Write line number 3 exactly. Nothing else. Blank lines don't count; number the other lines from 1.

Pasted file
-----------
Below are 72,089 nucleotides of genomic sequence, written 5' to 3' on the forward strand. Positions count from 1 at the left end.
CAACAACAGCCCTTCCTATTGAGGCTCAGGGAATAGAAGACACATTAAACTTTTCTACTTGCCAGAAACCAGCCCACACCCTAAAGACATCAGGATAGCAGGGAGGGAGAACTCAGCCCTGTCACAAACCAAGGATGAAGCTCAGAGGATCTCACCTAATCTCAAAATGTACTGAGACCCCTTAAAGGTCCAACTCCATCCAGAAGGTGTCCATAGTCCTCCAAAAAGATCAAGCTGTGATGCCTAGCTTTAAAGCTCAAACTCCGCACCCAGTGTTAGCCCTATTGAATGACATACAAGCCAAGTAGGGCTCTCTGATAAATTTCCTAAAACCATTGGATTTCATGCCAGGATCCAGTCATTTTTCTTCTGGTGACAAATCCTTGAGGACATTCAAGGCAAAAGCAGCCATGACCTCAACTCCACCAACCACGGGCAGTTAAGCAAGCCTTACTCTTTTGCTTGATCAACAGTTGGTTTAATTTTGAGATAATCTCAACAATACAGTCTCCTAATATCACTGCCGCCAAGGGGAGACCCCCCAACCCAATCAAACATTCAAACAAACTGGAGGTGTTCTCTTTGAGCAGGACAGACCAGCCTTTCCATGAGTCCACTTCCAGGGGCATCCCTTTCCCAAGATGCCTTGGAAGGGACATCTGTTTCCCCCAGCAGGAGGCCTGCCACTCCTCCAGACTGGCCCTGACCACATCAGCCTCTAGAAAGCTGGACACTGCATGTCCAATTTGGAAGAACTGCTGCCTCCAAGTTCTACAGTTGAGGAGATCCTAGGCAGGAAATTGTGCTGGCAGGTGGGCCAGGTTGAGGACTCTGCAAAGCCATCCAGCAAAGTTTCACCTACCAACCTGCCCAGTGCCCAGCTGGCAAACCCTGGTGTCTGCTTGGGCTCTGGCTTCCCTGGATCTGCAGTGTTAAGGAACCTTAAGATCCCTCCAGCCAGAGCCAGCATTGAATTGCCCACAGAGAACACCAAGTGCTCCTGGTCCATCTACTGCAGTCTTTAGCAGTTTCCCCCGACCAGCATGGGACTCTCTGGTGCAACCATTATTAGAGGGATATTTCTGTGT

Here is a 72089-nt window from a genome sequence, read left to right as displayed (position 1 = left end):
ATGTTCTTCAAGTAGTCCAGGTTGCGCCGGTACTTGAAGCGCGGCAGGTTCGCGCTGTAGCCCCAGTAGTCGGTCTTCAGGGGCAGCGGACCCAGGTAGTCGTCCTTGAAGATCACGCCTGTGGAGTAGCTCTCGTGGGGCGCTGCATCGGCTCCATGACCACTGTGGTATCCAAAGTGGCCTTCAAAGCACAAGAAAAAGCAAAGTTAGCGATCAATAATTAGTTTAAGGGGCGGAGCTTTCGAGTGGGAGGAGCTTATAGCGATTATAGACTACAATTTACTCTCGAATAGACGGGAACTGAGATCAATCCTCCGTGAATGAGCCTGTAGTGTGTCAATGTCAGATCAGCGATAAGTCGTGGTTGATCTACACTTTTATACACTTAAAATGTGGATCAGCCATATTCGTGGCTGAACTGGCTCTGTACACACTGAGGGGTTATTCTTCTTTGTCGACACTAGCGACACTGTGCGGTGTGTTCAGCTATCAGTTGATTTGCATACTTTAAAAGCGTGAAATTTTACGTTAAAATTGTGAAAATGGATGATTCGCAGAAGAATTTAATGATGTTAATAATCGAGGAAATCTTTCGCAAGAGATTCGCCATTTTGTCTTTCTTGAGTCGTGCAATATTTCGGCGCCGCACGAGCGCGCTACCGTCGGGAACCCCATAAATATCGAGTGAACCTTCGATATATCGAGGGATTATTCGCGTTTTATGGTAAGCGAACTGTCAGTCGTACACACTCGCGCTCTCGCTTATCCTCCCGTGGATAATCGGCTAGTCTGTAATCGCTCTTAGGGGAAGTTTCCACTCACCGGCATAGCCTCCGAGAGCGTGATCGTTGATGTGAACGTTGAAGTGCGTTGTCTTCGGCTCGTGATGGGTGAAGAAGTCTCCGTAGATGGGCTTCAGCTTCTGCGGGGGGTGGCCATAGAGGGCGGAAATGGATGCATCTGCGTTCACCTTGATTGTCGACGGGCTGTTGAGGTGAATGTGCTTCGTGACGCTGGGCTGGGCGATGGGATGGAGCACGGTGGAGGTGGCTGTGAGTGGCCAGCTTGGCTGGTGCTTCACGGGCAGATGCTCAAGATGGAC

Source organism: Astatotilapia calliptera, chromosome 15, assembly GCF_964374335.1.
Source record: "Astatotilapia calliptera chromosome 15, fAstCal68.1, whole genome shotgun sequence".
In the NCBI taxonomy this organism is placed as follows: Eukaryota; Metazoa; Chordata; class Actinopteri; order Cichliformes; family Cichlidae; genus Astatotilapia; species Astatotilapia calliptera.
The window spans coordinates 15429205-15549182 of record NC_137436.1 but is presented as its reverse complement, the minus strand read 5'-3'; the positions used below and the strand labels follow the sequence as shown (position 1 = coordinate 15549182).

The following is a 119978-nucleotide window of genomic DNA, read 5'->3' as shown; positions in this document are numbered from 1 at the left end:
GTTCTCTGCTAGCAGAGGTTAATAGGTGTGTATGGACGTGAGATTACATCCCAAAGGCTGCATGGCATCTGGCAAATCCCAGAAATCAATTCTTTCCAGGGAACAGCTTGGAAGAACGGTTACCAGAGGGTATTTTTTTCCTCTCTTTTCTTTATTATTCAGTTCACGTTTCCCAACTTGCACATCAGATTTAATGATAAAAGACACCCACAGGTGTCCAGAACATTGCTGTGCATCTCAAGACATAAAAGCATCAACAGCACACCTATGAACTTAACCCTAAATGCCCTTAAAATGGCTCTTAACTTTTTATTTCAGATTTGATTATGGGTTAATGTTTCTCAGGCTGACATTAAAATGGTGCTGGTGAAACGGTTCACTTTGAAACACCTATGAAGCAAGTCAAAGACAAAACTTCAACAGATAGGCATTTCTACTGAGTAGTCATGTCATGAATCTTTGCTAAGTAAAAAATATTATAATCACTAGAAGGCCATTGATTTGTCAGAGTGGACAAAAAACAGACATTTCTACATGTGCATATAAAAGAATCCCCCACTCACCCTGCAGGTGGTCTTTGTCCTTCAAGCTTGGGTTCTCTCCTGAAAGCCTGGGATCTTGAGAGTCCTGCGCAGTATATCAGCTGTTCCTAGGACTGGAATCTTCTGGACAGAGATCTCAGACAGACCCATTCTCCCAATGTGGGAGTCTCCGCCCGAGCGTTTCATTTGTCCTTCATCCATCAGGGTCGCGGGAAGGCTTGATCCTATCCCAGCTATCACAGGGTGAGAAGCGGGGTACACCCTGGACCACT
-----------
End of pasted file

Here is a 72089-nt window from a genome sequence, read left to right as displayed (position 1 = left end):